Reuters: U.N. Secretary-General Ban Ki-moon said on Monday Iran had to meet Security Council demands to suspend its enrichment programs and not only cooperate with U.N. nuclear inspectors. By Evelyn Leopold
UNITED NATIONS (Reuters) – U.N. Secretary-General Ban Ki-moon said on Monday Iran had to meet Security Council demands to suspend its enrichment programs and not only cooperate with U.N. nuclear inspectors.
Fresh from a trip to Sudan, Chad and Libya, the secretary-general was questioned on an agreement between Tehran and the International Atomic Energy Agency that allows Iran to answer questions on its nuclear program over a timeline that may run to December.
Several Western powers have cast doubt on the deal, saying it allows Tehran to string out answers about past, hidden nuclear work while leaving intact its uranium-enrichment program, a possible path to atom bombs.
“I know that there was an agreement between the IAEA and Iran on the future work plans on this,” Ban said in his first reaction to the agreement. “I know that there are some different understandings or expectations.”
“What is important at this time is that, in addition to what IAEA has been negotiating and discussing with the Iranian government, the Iranian government should fully comply with the Security Council resolutions — that is the core,” Ban said.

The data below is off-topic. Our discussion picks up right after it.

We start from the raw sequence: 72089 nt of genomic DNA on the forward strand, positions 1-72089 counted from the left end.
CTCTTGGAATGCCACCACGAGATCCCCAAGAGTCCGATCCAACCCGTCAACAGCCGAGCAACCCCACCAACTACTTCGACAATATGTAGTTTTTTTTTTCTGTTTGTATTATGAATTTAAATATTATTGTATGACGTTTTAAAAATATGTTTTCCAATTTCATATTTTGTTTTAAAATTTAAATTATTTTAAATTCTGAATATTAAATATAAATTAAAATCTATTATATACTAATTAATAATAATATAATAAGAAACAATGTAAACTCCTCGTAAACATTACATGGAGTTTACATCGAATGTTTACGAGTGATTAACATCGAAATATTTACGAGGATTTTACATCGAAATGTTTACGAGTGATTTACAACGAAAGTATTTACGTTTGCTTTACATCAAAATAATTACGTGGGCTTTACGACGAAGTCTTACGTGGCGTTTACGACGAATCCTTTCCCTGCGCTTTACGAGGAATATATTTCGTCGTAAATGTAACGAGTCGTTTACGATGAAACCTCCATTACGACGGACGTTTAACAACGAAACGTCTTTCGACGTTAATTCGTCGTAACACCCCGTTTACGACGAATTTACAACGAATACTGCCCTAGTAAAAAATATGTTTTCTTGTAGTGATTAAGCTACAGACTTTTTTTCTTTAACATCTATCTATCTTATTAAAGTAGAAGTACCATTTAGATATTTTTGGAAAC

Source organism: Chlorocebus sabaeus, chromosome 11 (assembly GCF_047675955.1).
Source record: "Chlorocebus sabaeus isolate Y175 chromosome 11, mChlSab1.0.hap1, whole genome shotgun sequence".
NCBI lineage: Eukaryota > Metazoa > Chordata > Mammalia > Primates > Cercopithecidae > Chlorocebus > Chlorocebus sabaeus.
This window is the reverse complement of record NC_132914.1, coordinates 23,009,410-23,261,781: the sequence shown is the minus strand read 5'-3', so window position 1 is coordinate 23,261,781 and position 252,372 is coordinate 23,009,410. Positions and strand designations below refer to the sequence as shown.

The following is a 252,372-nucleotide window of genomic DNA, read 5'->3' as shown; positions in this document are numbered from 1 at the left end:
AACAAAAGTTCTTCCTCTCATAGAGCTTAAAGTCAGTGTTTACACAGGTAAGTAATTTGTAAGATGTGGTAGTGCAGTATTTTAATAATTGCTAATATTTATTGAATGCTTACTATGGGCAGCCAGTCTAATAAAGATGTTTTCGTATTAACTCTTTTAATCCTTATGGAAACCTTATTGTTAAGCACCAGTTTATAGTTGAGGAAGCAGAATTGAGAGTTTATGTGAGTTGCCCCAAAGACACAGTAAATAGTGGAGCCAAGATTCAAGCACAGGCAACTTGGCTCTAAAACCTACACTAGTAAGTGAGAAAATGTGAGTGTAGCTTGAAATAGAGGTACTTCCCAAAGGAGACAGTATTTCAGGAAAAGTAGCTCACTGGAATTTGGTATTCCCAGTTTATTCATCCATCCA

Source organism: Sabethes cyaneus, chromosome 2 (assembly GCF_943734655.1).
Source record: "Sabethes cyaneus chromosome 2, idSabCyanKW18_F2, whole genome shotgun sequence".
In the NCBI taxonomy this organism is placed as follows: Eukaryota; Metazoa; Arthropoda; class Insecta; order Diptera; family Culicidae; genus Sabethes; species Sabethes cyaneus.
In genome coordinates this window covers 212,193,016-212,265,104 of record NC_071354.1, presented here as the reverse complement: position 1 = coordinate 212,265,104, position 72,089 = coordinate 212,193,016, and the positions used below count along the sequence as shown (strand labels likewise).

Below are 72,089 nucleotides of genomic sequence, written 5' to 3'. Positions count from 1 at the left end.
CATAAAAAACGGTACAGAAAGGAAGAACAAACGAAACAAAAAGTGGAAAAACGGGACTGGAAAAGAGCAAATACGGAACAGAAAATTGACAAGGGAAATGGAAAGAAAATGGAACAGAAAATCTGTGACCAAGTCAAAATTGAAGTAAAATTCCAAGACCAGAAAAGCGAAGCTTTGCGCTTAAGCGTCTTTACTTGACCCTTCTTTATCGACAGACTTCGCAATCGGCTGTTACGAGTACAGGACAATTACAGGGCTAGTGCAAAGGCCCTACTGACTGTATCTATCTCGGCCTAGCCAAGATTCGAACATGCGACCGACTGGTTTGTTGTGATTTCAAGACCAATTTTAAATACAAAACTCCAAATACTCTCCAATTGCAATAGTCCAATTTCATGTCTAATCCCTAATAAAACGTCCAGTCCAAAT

IAEA Director-General Mohamed ElBaradei on Monday acknowledged in Vienna that the plan was limited and by itself would not absolve Iran of all suspicions, despite Iranian assertions since agreeing the pact on August 21 that its nuclear dossier is now “closed.”
Iran, at its Natanz enrichment plant, is nearing the 3,000 centrifuges needed to start producing usable quantities of nuclear fuel.
The U.N. Security Council has adopted two sanctions resolutions against Tehran for its refusal to suspend uranium enrichment that Western nations suspect is a cover for bomb-making.
The United States, Britain and France are considering a third resolution to impose more sanctions, providing they get agreement from Russia and China, also permanent council members with veto rights.
The five as well as Germany have spoken to each other by telephone and will discuss the issue on the sidelines of the U.N. General Assembly session later this month. But no text is expected in September, France’s U.N. Ambassador Jean-Maurice Ripert said.
(Added reporting by Mark Heinrich in Vienna)